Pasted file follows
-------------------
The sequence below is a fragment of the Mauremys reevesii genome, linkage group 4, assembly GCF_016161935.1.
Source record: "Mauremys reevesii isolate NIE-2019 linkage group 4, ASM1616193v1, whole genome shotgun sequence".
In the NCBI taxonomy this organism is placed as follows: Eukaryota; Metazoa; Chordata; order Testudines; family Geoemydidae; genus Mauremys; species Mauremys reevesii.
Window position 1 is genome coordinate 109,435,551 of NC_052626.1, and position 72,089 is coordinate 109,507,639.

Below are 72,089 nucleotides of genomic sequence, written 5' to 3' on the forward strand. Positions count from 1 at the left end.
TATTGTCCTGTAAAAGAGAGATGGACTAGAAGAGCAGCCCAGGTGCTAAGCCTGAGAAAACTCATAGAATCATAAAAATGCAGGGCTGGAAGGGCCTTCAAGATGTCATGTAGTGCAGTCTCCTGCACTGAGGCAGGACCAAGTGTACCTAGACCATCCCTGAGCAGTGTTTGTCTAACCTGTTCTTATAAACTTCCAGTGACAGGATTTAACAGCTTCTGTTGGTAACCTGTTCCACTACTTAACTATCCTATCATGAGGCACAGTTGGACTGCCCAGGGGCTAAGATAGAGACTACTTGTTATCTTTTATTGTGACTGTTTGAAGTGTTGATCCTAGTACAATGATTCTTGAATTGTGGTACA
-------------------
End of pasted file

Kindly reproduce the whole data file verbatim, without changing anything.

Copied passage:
The sequence below is a fragment of the Mauremys reevesii genome, linkage group 4, assembly GCF_016161935.1.
Source record: "Mauremys reevesii isolate NIE-2019 linkage group 4, ASM1616193v1, whole genome shotgun sequence".
In the NCBI taxonomy this organism is placed as follows: Eukaryota; Metazoa; Chordata; order Testudines; family Geoemydidae; genus Mauremys; species Mauremys reevesii.
Window position 1 is genome coordinate 109,435,551 of NC_052626.1, and position 72,089 is coordinate 109,507,639.

Below are 72,089 nucleotides of genomic sequence, written 5' to 3' on the forward strand. Positions count from 1 at the left end.
TATTGTCCTGTAAAAGAGAGATGGACTAGAAGAGCAGCCCAGGTGCTAAGCCTGAGAAAACTCATAGAATCATAAAAATGCAGGGCTGGAAGGGCCTTCAAGATGTCATGTAGTGCAGTCTCCTGCACTGAGGCAGGACCAAGTGTACCTAGACCATCCCTGAGCAGTGTTTGTCTAACCTGTTCTTATAAACTTCCAGTGACAGGATTTAACAGCTTCTGTTGGTAACCTGTTCCACTACTTAACTATCCTATCATGAGGCACAGTTGGACTGCCCAGGGGCTAAGATAGAGACTACTTGTTATCTTTTATTGTGACTGTTTGAAGTGTTGATCCTAGTACAATGATTCTTGAATTGTGGTACA